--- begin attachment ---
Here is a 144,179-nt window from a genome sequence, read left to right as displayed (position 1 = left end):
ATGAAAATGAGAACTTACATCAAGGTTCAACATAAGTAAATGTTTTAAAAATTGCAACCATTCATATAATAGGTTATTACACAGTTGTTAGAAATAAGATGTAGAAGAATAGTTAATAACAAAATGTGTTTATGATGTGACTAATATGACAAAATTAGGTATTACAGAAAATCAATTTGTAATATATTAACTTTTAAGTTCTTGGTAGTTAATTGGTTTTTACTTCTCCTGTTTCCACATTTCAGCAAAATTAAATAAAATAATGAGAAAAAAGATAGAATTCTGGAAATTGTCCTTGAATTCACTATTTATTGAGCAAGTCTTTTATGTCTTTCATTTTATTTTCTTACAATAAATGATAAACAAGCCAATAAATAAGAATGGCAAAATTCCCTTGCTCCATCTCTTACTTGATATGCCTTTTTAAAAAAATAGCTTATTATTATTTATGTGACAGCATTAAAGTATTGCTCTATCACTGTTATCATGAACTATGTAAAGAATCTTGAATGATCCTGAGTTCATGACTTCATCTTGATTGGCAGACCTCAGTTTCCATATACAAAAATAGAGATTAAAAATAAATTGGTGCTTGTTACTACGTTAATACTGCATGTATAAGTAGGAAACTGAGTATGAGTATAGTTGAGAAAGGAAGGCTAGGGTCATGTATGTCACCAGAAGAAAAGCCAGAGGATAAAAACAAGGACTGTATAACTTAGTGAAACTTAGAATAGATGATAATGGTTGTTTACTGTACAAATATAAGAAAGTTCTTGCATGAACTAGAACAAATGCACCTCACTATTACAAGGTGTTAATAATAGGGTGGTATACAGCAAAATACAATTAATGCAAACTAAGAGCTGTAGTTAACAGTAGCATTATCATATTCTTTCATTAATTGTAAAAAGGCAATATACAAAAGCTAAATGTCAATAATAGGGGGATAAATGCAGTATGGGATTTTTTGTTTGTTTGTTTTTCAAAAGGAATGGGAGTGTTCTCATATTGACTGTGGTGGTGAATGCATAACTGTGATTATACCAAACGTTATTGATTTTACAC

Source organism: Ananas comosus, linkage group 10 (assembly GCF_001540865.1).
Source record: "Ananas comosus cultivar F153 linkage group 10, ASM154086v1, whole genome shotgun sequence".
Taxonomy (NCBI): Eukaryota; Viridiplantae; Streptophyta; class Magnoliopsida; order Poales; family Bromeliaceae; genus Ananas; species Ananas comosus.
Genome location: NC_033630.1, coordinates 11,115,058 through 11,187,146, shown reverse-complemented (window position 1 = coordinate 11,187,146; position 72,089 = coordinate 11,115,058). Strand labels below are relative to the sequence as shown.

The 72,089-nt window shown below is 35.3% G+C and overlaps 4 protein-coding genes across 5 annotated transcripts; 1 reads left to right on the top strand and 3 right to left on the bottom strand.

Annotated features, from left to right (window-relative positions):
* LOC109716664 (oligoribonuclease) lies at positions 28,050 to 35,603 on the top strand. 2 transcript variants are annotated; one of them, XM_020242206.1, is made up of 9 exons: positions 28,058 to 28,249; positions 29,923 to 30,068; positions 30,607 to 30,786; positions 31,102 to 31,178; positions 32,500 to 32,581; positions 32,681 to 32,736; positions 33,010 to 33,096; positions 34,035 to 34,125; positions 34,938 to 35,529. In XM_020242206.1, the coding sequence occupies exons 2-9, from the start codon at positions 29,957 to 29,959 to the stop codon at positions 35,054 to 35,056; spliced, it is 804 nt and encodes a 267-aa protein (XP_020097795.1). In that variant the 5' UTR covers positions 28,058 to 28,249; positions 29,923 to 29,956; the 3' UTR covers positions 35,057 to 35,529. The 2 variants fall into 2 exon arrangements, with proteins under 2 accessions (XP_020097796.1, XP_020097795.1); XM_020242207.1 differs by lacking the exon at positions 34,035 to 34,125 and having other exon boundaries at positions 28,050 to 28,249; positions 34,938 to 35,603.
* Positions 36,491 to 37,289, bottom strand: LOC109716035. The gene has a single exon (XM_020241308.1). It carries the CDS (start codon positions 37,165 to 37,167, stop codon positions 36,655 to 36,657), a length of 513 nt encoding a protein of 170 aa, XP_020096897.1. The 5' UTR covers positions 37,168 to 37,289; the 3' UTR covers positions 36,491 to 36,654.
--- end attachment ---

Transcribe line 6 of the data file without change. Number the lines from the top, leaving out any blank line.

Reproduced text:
Genome location: NC_033630.1, coordinates 11,115,058 through 11,187,146, shown reverse-complemented (window position 1 = coordinate 11,187,146; position 72,089 = coordinate 11,115,058). Strand labels below are relative to the sequence as shown.